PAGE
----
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Lakemper blames drugs and breakup
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New details about the past of accused murderer Cobey Wade Lakemper were revealed in motion hearings on Monday and Tuesday.

North Carolina State Bureau of Investigation Special Agent Danny Mayes took the stand to testify about his encounters with Lakemper in August 2005. Mayes' testimony was part of a motion by the defense to make conversations between Lakemper and the special agent inadmissible.

 Mayes said he, along with a detective, had traveled to the Madison County jail in Jackson, Tenn. in 2005 to serve Lakemper warrants for his alleged involvement in the murder of an elderly North Carolina couple.

After informing the suspect of the charges, Lakemper reportedly told the officers he was conscious of charges filed against him in Georgia and Missouri, but he was unaware of any crime in North Carolina. He then reportedly told Mayes he did not want to say anymore until he had a lawyer present.

Before Mayes and the detective left the room though, Lakemper began to speak again without being asked any questions. According to Mayes, Lakemper said if they could promise him the death penalty, he would waive the extradition process and would write out a statement.

The detective asked Lakemper to repeat what he had said and Lakemper reiterated his previous statement. Mayes called the N.C. district attorney, but the district attorney refused to commit to the death penalty at that time. In the entirety of his career as a law enforcement officer, Mayes said he had never had a person make such a request.

During a later exchange, when Mayes was alone with Lakemper, Mayes testified the suspect unexpectedly started talking about his ex-girlfriend and the child he had with her. Lakemper reportedly said he had been doing good until they had broken up, and after that he began to use drugs.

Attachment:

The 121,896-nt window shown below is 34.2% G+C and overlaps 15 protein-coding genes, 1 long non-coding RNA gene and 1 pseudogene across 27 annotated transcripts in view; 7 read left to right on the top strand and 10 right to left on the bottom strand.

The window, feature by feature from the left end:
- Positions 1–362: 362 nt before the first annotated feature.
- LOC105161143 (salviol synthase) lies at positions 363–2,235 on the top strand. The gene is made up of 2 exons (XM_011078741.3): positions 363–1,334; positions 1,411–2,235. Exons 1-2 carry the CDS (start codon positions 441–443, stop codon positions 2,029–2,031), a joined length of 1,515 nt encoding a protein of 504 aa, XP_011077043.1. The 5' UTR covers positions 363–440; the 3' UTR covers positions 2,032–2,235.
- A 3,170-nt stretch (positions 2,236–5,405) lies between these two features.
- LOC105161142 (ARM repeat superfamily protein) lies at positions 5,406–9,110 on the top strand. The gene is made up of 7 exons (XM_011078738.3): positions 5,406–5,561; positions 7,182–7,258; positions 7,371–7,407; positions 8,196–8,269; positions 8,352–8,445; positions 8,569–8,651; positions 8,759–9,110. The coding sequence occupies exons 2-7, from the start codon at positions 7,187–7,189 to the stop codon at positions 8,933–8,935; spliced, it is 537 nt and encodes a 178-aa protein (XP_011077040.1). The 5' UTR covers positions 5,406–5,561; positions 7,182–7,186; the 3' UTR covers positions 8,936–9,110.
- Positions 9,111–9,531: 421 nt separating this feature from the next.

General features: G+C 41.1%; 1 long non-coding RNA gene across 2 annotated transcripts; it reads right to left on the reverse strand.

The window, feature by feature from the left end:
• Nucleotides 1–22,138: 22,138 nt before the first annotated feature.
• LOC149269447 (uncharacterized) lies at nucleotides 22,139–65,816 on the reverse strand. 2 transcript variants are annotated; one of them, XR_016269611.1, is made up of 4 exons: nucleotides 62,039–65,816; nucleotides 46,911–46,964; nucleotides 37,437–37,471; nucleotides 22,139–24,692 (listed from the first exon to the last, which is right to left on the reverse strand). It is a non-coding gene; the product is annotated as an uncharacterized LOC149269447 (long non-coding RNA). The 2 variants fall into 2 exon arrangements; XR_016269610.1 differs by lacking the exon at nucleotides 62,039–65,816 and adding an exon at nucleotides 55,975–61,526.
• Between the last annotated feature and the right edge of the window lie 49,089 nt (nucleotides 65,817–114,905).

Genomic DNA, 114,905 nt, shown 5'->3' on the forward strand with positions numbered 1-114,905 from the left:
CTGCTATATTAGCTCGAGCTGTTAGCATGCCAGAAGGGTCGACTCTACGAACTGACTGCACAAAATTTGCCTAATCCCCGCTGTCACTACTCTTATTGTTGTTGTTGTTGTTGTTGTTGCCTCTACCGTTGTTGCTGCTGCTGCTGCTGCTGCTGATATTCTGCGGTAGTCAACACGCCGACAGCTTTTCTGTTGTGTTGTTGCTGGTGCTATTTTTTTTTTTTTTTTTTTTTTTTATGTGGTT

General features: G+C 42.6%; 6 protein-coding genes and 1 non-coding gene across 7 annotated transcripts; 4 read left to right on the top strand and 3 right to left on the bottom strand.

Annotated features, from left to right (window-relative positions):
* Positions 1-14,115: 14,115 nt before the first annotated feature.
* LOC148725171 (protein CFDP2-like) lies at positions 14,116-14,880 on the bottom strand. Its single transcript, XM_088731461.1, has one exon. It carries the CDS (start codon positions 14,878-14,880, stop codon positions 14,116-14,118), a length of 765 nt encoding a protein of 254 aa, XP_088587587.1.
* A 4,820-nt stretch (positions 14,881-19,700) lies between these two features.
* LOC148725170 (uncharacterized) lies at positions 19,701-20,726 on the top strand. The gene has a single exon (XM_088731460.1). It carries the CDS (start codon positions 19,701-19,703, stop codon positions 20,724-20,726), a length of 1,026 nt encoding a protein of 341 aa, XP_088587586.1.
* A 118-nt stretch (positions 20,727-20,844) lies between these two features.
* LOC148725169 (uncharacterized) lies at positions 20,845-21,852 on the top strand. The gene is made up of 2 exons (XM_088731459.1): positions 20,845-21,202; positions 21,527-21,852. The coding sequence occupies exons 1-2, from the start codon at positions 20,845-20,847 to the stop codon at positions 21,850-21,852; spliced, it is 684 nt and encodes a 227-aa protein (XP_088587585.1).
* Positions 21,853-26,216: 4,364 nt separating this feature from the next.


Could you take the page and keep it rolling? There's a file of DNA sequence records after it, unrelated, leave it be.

He then began to recount to Mayes his experience at a Kansas City hotel where he said the employees stole his money and a diamond ring. Lakemper is accused of robbing a hotel in Kansas City. The suspect also told Mayes he did not want to sit in jail for two years while this thing played out.

Lakemper's defense team argued both encounters should be inadmissible in court because Mayes never read the suspect his Miranda Rights. Judge Samuel Ozburn disagreed and ruled in favor of the prosecution. Ozburn said since the officers never asked Lakemper any questions, they did not have to read him his rights.

During Mayes' testimony, it was also revealed that the night of Lakemper's arrest, he tried to commit suicide at the jail.

On Monday, Ozburn ruled Newton County Sheriff Joe Nichols was within his rights to have moved Lakemper to the Putnam County Jail. After originally requesting relocation from Newton County because he suspected the guard had tampered with his mail, Lakemper and his defense did not like the move to Putnam.

Lakemper's lawyers, William McGuire with the Georgia Capitol Defender's office and Anthony Carter of the Alcovy Judicial Circuit Public Defender's office, argued the move made it more difficult to communicate effectively with their client. Ozburn said as long as they are allowed to be in touch with their client, the location of the prisoner is up to the sheriff.

The defense was also turned down in their effort to suppress evidence taken from the Lakemper's room at the Comfort Inn in 2005. Deputies entered the room after gunshot victim Wendy Carter told them where to find her attacker. Carter was working at the front desk of the hotel when she was shot.

She died Nov. 4, 2005, from a heart attack. The medical examiner determined the heart attack was a result of complications due to the gunshot wound.

Further motion hearings are tentatively set for September 5-7. At these hearings, Ozburn said he hopes to make final rulings on previous motions including whether the defense is entitled to Carter's medical records and if he should quash, or void, the indictment made by the grand jury.